Timing to File an Arbitration Case is Not Deemed a Binding Precedent

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In a landmark ruling, time limits to file an arbitration case are not deemed as a binding condition precedent.

M&A was retained to represent the purchaser of a real estate property (“Claimant/Client”) in relation to a dispute against a Dubai based renowned real estate developer (“Developer/Respondent”)


The Claimant and the Respondent had entered into a Sale and Purchase Agreement (“SPA”) for the purchase of a unit located on Al Marjan Island in Ras Al Khaimah (“Unit”) for which our Client has paid 70% of the purchase price (“Paid Amount”). The completion date as per the SPA was 30th June 2011. The Developer breached its contractual obligation by failing to complete the building and handing-over the Unit by the completion date.

The SPA contained a dispute resolution clause which reads: ‘In the event of any dispute between the Parties…, the Parties shall, within ten (10) Business Days of a written notice from any party to the other party hold a meeting at the Seller’s head office (Developer) in Dubai, in an effort to resolve the dispute. Any dispute which is not resolved within twenty (20) Business Days after the service of the notice, whether or not a meeting has been held, shall, at the request of either party made within twenty (20) Business Days of the notice being given, be referred to arbitration under the rules…’.

Upon the Claimant’s instruction, we applied for arbitration before the Dubai International Arbitration Centre (“DIAC”). The application was filed 38 business days after the service of notice for negotiation.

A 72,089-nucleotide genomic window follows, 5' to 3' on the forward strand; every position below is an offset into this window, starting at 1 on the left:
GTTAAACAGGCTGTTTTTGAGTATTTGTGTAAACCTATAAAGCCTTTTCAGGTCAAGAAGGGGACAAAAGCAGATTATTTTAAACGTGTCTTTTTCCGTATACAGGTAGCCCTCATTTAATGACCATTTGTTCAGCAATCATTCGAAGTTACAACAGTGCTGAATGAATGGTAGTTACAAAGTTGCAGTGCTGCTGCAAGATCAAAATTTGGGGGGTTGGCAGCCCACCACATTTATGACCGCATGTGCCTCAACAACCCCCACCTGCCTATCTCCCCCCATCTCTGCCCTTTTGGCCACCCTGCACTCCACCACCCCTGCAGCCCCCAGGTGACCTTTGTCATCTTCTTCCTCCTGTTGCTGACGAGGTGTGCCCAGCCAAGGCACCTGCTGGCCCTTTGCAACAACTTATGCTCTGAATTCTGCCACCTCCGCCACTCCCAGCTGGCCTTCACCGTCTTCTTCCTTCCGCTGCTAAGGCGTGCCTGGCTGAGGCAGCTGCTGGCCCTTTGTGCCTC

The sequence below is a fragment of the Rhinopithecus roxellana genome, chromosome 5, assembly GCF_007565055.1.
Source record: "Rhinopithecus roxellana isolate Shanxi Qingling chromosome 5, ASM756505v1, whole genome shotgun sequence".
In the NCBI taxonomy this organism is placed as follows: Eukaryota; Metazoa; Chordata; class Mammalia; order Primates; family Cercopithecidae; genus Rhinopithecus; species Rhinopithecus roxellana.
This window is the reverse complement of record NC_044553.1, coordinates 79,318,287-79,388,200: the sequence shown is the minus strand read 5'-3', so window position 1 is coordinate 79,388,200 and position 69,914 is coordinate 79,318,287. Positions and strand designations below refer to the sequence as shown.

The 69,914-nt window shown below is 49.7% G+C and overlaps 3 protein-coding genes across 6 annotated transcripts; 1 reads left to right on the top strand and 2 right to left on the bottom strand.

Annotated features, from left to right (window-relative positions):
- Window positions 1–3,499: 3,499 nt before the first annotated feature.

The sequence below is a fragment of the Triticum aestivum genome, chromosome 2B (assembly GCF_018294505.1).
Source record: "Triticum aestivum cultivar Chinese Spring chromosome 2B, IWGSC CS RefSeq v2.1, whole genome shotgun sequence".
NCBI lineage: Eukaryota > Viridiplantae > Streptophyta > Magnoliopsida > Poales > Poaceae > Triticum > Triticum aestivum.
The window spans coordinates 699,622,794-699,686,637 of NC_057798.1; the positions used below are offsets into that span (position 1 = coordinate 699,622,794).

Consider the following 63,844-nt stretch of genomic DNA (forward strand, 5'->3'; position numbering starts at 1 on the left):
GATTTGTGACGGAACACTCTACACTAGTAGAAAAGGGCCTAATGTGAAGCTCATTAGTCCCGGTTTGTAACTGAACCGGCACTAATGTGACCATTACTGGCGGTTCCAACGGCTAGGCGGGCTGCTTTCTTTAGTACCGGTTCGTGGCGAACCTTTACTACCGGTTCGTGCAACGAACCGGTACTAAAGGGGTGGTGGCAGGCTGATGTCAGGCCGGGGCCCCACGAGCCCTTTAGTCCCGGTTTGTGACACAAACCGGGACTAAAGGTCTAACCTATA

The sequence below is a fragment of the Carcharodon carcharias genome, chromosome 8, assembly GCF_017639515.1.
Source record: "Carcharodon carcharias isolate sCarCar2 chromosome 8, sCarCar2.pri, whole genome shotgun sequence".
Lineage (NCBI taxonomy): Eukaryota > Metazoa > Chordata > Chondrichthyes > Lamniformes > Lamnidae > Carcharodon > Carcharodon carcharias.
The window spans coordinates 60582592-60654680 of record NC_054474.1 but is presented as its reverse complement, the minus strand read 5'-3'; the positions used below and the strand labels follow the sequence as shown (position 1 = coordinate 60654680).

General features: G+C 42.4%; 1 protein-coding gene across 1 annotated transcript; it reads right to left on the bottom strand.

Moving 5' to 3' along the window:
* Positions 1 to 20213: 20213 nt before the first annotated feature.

We requested the following on the Claimant’s behalf:

The termination of the SPA and refund of the Paid Amount; and

Order the Developer to pay all legal fees and arbitration costs plus 12% interest on the Paid Amount from the date of the application of the arbitration until full refund.

Parties’ Arguments

A. Respondent’s arguments:

At the outset, the Respondent challenged the admissibility of the arbitration process on the grounds that the Claimants have failed to respect the pre-conditions to arbitrate. The Respondent contended that pursuant to the arbitration clause, the Claimants were obliged, within 20 business days of the notice to the Respondents to refer to arbitration the unresolved dispute. Such obligation constitutes a condition precedent to the service of a valid arbitration claim. Therefore, a failure to fulfill such condition is a breach of the ‘pacta sunt servanda’ principle.

The Respondent argued that since the application was not filed within this time-limit, the Claimant breached the pre-conditions and therefore, the Tribunal should decline jurisdiction to hear the claim and dismiss the claim entirely.

B. Claimant/Our Arguments:

We argued that although the arbitration clause has stipulated the negotiation period to settle the parties’ disputes as a pre-condition prior to refer the dispute to arbitration, it is ambiguous and has failed to provide a clear and precise date on which the dispute could be referred to arbitration should amicable negotiations fail. It is presumed that the “20 Business Days” period is the period during which the parties shall try to reach an amicable settlement, which means, logically, that such negotiation period should be entirely exhausted prior to either party resorting to arbitration.